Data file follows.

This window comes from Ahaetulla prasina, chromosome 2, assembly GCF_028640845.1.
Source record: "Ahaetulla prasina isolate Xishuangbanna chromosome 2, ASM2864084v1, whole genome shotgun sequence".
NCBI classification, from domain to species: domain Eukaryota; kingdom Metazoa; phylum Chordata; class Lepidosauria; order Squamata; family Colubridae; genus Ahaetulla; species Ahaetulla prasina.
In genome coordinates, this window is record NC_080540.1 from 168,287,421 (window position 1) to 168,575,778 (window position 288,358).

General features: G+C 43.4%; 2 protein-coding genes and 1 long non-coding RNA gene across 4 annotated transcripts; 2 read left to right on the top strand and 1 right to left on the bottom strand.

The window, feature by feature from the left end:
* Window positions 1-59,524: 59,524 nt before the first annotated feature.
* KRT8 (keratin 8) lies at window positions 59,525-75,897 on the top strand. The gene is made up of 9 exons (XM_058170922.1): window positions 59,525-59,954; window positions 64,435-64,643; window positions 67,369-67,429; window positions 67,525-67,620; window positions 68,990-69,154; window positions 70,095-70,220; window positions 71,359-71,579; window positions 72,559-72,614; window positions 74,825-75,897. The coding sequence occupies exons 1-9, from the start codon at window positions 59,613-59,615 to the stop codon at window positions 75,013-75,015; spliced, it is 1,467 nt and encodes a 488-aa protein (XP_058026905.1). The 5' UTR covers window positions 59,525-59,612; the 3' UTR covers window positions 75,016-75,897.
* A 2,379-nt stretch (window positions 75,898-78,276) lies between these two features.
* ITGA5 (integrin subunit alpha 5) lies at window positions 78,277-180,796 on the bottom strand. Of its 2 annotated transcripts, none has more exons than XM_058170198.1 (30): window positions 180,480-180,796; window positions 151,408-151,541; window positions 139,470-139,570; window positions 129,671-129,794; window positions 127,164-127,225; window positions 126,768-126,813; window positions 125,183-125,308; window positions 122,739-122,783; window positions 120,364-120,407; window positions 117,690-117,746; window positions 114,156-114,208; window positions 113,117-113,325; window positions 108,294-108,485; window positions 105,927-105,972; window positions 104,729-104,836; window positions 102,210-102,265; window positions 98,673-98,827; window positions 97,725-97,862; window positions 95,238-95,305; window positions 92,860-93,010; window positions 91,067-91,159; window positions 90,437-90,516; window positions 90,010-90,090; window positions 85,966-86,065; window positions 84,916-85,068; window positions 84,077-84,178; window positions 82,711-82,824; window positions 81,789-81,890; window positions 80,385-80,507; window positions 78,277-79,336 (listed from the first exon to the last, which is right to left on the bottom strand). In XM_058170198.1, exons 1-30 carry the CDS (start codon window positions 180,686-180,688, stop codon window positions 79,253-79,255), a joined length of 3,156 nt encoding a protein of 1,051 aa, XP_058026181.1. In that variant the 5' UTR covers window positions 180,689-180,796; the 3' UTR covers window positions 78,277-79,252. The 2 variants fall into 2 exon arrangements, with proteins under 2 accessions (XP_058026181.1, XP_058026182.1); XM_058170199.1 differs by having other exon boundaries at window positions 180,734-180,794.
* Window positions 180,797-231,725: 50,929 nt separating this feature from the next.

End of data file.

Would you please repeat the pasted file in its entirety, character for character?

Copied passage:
This window comes from Ahaetulla prasina, chromosome 2, assembly GCF_028640845.1.
Source record: "Ahaetulla prasina isolate Xishuangbanna chromosome 2, ASM2864084v1, whole genome shotgun sequence".
NCBI classification, from domain to species: domain Eukaryota; kingdom Metazoa; phylum Chordata; class Lepidosauria; order Squamata; family Colubridae; genus Ahaetulla; species Ahaetulla prasina.
In genome coordinates, this window is record NC_080540.1 from 168,287,421 (window position 1) to 168,575,778 (window position 288,358).

General features: G+C 43.4%; 2 protein-coding genes and 1 long non-coding RNA gene across 4 annotated transcripts; 2 read left to right on the top strand and 1 right to left on the bottom strand.

The window, feature by feature from the left end:
* Window positions 1-59,524: 59,524 nt before the first annotated feature.
* KRT8 (keratin 8) lies at window positions 59,525-75,897 on the top strand. The gene is made up of 9 exons (XM_058170922.1): window positions 59,525-59,954; window positions 64,435-64,643; window positions 67,369-67,429; window positions 67,525-67,620; window positions 68,990-69,154; window positions 70,095-70,220; window positions 71,359-71,579; window positions 72,559-72,614; window positions 74,825-75,897. The coding sequence occupies exons 1-9, from the start codon at window positions 59,613-59,615 to the stop codon at window positions 75,013-75,015; spliced, it is 1,467 nt and encodes a 488-aa protein (XP_058026905.1). The 5' UTR covers window positions 59,525-59,612; the 3' UTR covers window positions 75,016-75,897.
* A 2,379-nt stretch (window positions 75,898-78,276) lies between these two features.
* ITGA5 (integrin subunit alpha 5) lies at window positions 78,277-180,796 on the bottom strand. Of its 2 annotated transcripts, none has more exons than XM_058170198.1 (30): window positions 180,480-180,796; window positions 151,408-151,541; window positions 139,470-139,570; window positions 129,671-129,794; window positions 127,164-127,225; window positions 126,768-126,813; window positions 125,183-125,308; window positions 122,739-122,783; window positions 120,364-120,407; window positions 117,690-117,746; window positions 114,156-114,208; window positions 113,117-113,325; window positions 108,294-108,485; window positions 105,927-105,972; window positions 104,729-104,836; window positions 102,210-102,265; window positions 98,673-98,827; window positions 97,725-97,862; window positions 95,238-95,305; window positions 92,860-93,010; window positions 91,067-91,159; window positions 90,437-90,516; window positions 90,010-90,090; window positions 85,966-86,065; window positions 84,916-85,068; window positions 84,077-84,178; window positions 82,711-82,824; window positions 81,789-81,890; window positions 80,385-80,507; window positions 78,277-79,336 (listed from the first exon to the last, which is right to left on the bottom strand). In XM_058170198.1, exons 1-30 carry the CDS (start codon window positions 180,686-180,688, stop codon window positions 79,253-79,255), a joined length of 3,156 nt encoding a protein of 1,051 aa, XP_058026181.1. In that variant the 5' UTR covers window positions 180,689-180,796; the 3' UTR covers window positions 78,277-79,252. The 2 variants fall into 2 exon arrangements, with proteins under 2 accessions (XP_058026181.1, XP_058026182.1); XM_058170199.1 differs by having other exon boundaries at window positions 180,734-180,794.
* Window positions 180,797-231,725: 50,929 nt separating this feature from the next.